We then decided to move to a new spot in search of bigger fish. We fished another 40ft hole downstream. This time I started out with a big drum. Soon after netting my drum, one of Sean's rods went down and he reeled in an even bigger drum putting two trophy drum in the boat at the same time. My drum was a 6lb 11oz 23 inch trophy, my 5th different species of trophy on the year, catching up to Sean who also got his 5th on a drum a month ago. Sean's drum was an 8lb 3oz 25 inch trophy.
6lb 11oz 23 inch Freshwater Drum
8lb 3oz 25 inch Freshwater Drum
Sean then caught a 3lb channel cat. I finally caught another 6lb 15oz trophy drum, the 4th trophy drum of the day, before we decided to move once more in search of bigger catfish. We tried several more spots with similar results. A few small channel and baby blue cats and yet another trophy drum of 7lb 3oz. By 2:00am we decided to call it quits as the bite had slowed down significantly after sunset.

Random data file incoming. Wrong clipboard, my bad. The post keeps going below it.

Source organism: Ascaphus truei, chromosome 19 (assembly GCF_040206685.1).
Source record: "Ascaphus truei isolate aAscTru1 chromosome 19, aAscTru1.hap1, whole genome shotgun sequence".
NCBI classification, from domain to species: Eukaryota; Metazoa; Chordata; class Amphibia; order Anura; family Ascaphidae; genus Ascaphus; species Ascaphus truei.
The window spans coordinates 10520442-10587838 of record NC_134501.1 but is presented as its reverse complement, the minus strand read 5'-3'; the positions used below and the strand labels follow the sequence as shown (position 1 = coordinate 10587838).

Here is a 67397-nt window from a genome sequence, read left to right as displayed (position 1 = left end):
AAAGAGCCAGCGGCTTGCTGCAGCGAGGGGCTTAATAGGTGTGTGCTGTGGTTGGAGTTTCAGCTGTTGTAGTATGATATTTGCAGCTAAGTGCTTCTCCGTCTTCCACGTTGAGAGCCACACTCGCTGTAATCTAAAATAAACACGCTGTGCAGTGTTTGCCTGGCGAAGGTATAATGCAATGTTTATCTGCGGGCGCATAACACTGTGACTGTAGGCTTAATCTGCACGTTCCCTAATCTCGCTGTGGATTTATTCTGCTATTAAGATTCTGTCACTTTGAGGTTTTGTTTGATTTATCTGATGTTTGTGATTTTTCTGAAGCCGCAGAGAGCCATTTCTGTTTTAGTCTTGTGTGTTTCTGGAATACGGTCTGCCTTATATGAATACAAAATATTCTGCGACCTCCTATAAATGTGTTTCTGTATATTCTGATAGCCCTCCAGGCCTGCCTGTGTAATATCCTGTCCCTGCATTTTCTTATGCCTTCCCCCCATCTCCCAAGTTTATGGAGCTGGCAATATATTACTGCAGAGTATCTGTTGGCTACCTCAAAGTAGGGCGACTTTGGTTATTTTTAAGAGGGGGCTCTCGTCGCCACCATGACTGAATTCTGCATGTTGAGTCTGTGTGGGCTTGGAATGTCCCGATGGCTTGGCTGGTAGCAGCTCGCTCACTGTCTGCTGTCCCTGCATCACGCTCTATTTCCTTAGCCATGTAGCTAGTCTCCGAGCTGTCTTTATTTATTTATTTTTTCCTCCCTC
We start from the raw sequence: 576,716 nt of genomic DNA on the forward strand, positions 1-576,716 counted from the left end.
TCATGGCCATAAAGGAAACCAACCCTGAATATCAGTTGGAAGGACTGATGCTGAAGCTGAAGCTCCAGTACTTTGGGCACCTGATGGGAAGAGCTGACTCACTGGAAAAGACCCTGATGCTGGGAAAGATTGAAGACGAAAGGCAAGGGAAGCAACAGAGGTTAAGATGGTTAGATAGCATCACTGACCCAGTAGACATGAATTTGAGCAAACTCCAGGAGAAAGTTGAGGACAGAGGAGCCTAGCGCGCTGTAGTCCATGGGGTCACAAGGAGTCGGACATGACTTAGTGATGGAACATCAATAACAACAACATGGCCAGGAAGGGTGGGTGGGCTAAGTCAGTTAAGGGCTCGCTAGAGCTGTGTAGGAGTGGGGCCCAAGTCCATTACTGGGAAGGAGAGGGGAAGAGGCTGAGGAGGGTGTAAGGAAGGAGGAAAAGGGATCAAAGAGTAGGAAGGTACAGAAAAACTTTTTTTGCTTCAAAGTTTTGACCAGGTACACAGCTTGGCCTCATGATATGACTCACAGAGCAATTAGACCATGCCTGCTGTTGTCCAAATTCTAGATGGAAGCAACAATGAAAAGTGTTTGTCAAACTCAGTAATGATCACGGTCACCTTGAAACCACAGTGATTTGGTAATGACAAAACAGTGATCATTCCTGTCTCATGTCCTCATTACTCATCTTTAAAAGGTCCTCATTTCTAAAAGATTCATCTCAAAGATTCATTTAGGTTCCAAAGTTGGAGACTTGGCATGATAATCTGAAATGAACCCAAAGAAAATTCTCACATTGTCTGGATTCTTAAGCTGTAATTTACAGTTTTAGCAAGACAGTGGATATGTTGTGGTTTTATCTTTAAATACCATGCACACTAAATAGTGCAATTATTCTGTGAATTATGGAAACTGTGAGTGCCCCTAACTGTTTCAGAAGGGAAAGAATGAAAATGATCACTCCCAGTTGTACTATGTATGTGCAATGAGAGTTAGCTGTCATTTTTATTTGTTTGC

All fish were caught on cut skipjack. I did get one bite on an israeli but it failed to load my rod. The water temperature was 71 degrees. On the day we caught 5 trophy drum, a few medium size channel cats, and several small/baby channel and blue cats. Nearly all decent size fish were caught in the daytime. Not the monster catfish we're looking for but better than being skunked.

Monday, October 1, 2012

New Catfish Gear, Quantum BigCat Rods, Abu Garcia 7000IHSN, and St. Croix Premier Rods

Quantum BigCat Rods

Last month I made the mistake of using my rod to break my line when I got snagged. The rod was a 7' Medium Heavy power, Shakeshpere Ugly Stik Tiger paired with an Abu Garcia 7000ic3 spooled with 40 pound Berkley Big Game monofilament. I gave the rod a few hard tugs and I heard a crack, Rylan and Amanda looked at me as to see what had happened. As it turns out, Ugly Stik Tigers are not unbreakable. The epoxy near the tip of the rod had splintered, I then gave the rod a few hard tugs and the line finally broke. Assuming the rod was still in working order, I continued to use it.